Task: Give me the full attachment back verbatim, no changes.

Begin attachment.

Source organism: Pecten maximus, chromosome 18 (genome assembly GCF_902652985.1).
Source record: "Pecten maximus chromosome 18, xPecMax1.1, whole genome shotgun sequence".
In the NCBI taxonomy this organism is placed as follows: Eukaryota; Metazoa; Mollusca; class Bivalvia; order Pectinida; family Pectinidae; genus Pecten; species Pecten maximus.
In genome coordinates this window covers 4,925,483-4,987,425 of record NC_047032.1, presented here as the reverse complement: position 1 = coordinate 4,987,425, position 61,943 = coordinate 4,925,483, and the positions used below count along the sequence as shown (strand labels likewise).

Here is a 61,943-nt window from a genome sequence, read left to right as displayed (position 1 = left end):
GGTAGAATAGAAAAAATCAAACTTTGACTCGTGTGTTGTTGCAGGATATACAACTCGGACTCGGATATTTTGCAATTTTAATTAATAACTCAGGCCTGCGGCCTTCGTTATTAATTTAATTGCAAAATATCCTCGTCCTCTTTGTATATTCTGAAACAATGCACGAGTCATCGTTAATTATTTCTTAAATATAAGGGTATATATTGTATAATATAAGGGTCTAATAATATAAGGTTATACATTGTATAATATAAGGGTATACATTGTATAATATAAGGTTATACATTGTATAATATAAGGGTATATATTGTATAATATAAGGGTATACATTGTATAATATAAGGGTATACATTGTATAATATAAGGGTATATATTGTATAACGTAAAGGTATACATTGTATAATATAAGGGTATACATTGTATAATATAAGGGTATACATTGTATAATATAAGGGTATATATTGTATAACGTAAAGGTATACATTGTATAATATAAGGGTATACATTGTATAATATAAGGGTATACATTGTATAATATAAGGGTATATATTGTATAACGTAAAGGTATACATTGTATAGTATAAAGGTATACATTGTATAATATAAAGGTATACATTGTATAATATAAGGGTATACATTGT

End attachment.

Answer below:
Source organism: Pecten maximus, chromosome 18 (genome assembly GCF_902652985.1).
Source record: "Pecten maximus chromosome 18, xPecMax1.1, whole genome shotgun sequence".
In the NCBI taxonomy this organism is placed as follows: Eukaryota; Metazoa; Mollusca; class Bivalvia; order Pectinida; family Pectinidae; genus Pecten; species Pecten maximus.
In genome coordinates this window covers 4,925,483-4,987,425 of record NC_047032.1, presented here as the reverse complement: position 1 = coordinate 4,987,425, position 61,943 = coordinate 4,925,483, and the positions used below count along the sequence as shown (strand labels likewise).

Here is a 61,943-nt window from a genome sequence, read left to right as displayed (position 1 = left end):
GGTAGAATAGAAAAAATCAAACTTTGACTCGTGTGTTGTTGCAGGATATACAACTCGGACTCGGATATTTTGCAATTTTAATTAATAACTCAGGCCTGCGGCCTTCGTTATTAATTTAATTGCAAAATATCCTCGTCCTCTTTGTATATTCTGAAACAATGCACGAGTCATCGTTAATTATTTCTTAAATATAAGGGTATATATTGTATAATATAAGGGTCTAATAATATAAGGTTATACATTGTATAATATAAGGGTATACATTGTATAATATAAGGTTATACATTGTATAATATAAGGGTATATATTGTATAATATAAGGGTATACATTGTATAATATAAGGGTATACATTGTATAATATAAGGGTATATATTGTATAACGTAAAGGTATACATTGTATAATATAAGGGTATACATTGTATAATATAAGGGTATACATTGTATAATATAAGGGTATATATTGTATAACGTAAAGGTATACATTGTATAATATAAGGGTATACATTGTATAATATAAGGGTATACATTGTATAATATAAGGGTATATATTGTATAACGTAAAGGTATACATTGTATAGTATAAAGGTATACATTGTATAATATAAAGGTATACATTGTATAATATAAGGGTATACATTGT